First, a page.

Text books: 1. P. N. Wartikar and J. N. Wartikar, “A Text Book of Applied Mathematic”, Vol. I & II, Vidyarthi Griha Prakashan 2. A. Datta, “Mathematical Methods in Science and Engineering”, 2012 3. B.S. Grewal, “Higher Engineering Mathematics”, Khanna Publication Reference Books: 1. B. S. Tyagi, “Functions of a Complex Variable,” Kedarnath Ram Nath Publication 2. B. V. Ramana, “Higher Engineering Mathematics”, Tata Mc-Graw Hill Publication 3. Wylie and Barret, “Advanced Engineering Mathematics”, Tata Mc-Graw Hill 6th Edition 4. Erwin Kreysizg, “Advanced Engineering Mathematics”, John Wiley & Sons, Inc 5. Murry R. Spieget, “Vector Analysis”, Schaum’s outline series, Mc-Graw Hill Publication Internal Assessment (IA): Two tests must be conducted which should cover at least 80% of syllabus. The average marks of both the tests will be considered for final Internal Assessment. End Semester Examination: 1. Question paper will comprise of 6 questions, each carrying 20 marks. 2. The students need to solve total 4 questions. 3. Question No.1 will be compulsory and based on entire syllabus. 4. Remaining question (Q.2 to Q.6) will be selected from all the modules. Term Work/ Tutorial: At least 08 assignments covering entire syllabus must be given during the ‘class wise tutorial’. The assignments should be students’ centric and an attempt should be made to make assignments more meaningful, interesting and innovative. Term work assessment must be based on the overall performance of the student with every assignment graded from time to time. The grades will be converted to marks as per ‘credit and grading system’ manual and should be added and averaged. Based on above scheme grading and term work assessment should be done. |

Analog Electronics I – Electronics & Telecommunication Engineering Semester 3 Syllabus |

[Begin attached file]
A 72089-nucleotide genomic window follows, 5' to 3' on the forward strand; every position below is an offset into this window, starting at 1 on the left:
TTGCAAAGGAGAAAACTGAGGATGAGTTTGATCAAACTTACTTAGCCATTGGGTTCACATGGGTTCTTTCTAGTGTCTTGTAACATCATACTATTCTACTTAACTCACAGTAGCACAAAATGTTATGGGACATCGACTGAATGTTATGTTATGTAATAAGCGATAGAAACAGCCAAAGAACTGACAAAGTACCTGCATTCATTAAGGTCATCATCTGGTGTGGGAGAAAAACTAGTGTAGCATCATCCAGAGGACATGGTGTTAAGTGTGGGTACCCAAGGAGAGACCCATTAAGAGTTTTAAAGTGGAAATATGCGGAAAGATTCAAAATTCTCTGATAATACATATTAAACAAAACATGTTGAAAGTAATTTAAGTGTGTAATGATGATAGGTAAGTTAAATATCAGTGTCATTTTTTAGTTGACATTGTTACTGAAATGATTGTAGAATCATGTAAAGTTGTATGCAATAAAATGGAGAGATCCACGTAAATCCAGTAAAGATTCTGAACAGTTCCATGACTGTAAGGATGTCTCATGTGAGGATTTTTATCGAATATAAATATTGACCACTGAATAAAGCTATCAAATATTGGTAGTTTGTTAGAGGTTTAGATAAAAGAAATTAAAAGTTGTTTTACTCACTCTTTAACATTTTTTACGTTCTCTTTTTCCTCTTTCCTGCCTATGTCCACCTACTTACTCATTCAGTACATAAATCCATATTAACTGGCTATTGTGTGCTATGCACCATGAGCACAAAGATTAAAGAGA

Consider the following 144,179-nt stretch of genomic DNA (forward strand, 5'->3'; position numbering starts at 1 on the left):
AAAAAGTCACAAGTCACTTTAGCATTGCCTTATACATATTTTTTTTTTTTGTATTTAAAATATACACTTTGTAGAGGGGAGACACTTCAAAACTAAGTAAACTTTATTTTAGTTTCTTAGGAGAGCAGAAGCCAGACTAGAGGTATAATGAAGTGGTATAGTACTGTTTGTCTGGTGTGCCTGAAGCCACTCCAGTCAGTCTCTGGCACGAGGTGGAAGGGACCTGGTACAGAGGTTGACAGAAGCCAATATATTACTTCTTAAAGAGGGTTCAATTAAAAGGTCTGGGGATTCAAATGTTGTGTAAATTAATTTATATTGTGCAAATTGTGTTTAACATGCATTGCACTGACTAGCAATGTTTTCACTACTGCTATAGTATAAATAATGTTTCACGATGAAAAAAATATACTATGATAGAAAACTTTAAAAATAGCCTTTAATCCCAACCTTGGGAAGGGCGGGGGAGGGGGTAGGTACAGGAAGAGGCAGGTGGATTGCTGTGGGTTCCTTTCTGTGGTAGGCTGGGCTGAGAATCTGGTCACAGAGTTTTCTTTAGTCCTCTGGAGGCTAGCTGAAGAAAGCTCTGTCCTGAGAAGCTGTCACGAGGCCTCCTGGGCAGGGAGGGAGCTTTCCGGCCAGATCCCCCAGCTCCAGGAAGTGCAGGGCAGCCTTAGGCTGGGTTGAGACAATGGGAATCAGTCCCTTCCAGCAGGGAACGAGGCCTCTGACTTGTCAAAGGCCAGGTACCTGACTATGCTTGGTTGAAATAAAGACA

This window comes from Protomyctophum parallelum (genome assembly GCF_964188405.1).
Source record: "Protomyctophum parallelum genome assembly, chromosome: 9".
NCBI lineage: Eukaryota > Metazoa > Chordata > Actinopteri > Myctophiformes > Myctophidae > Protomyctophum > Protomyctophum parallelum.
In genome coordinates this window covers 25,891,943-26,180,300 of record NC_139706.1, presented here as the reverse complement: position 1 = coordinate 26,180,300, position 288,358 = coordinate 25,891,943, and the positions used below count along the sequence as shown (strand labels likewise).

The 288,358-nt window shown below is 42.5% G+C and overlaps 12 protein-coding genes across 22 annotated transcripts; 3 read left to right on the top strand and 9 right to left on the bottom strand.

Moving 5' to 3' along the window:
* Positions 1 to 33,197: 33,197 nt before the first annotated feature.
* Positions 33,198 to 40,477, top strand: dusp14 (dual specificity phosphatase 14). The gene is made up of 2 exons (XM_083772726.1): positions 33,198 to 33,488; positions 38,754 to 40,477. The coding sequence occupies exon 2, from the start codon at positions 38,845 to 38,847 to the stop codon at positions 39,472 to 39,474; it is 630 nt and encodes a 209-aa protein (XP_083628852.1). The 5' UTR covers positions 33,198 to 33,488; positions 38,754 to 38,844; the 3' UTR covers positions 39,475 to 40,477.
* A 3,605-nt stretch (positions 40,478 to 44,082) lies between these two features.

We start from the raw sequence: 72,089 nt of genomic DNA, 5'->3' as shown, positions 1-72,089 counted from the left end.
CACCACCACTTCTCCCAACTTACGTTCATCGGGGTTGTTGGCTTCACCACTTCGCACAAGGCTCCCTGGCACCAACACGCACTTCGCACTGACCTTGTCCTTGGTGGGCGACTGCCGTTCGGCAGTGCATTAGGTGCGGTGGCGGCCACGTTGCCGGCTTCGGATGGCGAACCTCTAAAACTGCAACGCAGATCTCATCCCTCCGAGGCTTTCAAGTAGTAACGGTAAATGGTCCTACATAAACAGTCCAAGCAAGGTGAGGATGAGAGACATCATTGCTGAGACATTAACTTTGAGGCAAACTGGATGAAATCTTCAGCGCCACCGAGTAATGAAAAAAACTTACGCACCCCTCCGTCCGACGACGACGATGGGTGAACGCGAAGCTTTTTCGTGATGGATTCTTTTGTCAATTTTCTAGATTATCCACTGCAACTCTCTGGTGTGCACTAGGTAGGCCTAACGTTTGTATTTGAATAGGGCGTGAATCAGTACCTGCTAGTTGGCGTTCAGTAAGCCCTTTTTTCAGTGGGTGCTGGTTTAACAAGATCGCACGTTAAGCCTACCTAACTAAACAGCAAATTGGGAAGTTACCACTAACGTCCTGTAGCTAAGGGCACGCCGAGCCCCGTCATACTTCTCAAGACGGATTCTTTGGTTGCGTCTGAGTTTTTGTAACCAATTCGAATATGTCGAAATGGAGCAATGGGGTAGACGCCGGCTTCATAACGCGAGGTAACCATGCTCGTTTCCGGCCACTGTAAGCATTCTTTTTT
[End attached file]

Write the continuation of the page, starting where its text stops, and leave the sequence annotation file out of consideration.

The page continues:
Diodes and their Applications 08 1.1 PN Junction Diode: Diode current equation, effect of temperature on diode characteristics, breakdown mechanism, diode as a switch, small signal model 1.2 Clippers and Clampers: Voltage transfer characteristics, series and shunt clippers, single diode series and shunt clamper circuits 1.3 Other PN junction devices: Construction and operation of Varactor diode, photodiode, Schottkey diode 2.0 Field Effect Transistors 08 2.1 Junction Field Effect Transistor (JFET): Construction, working, regions of operation, transfer (VGS, Vs, ID) and output (VDS, Vs, ID) characteristics, Schockely equation 2.2 Metal-Oxide Semiconductor Field Effect Transistor (MOSFET): E-MOSFET: MOS capacitor, energy band diagram of MOS capacitor in accumulation, depletion and inversion region, concept of threshold voltage, operation of MOSFET, derivation of threshold voltage and drain current, body effect, channel length modulation D-MOSFET: Construction and working 3.0 DC Analysis of Transistor Circuits 10 3.1 Bipolar Junction Transistor: Review of BJT characteristics, DC load line and regions of operation, transistor as a switch, DC analysis of common BJT circuits, analysis and design of fixed bias, collector to base bias and voltage divider bias, stability factor analysis 3.2 Junction Field Effect Transistor: Analysis and design of self bias and voltage divider bias 3.3 MOSFET: DC load line and region of operation, common MOSFETs configurations, analysis and design of biasing circuits 4.0 Small Signal Analysis of BJT Amplifiers 10 4.1 BJT CE Amplifier: Understanding of amplification concept with reference to input/output characteristics, AC load line analysis, definition of amplifier parameters Zi, Z0, Av and Ai, graphical analysis to evaluate parameters 4.2 Small Signal mid Frequency Models: Hybrid-pi model, early effect, h-parameter model 4.3 Small Signal Analysis: Small signal analysis (mid-frequency) (Zi, Z0, Av and Ai) of CE, CB, and CC configurations using hybrid-pi model, comparison between CE, CB, and CC configurations with reference to parameters 5.0 Small Signal Analysis of FET Amplifiers 08 5.1 JFET CS Amplifier: Small signal equivalent circuit and analysis (mid-frequency) (Zi, Z0 and Av) 5.2 E-MOSFET Amplifier: Graphical analysis to evaluate parameters, AC load line, small signal model, small signal (mid-frequency) analysis of CS, CD and CG amplifiers 6.0 Oscillators ( no numericals) 08 6.1 Concepts of Oscillator: Concept of negative and positive feedback and conditions for oscillation 6.2 RC oscillators: Phase shift and Wein bridge 6.3 LC Oscillators: Hartley, Colpitts and Clapps 6.4 Tuned Oscillator: Twin-T oscillator and crystal oscillator |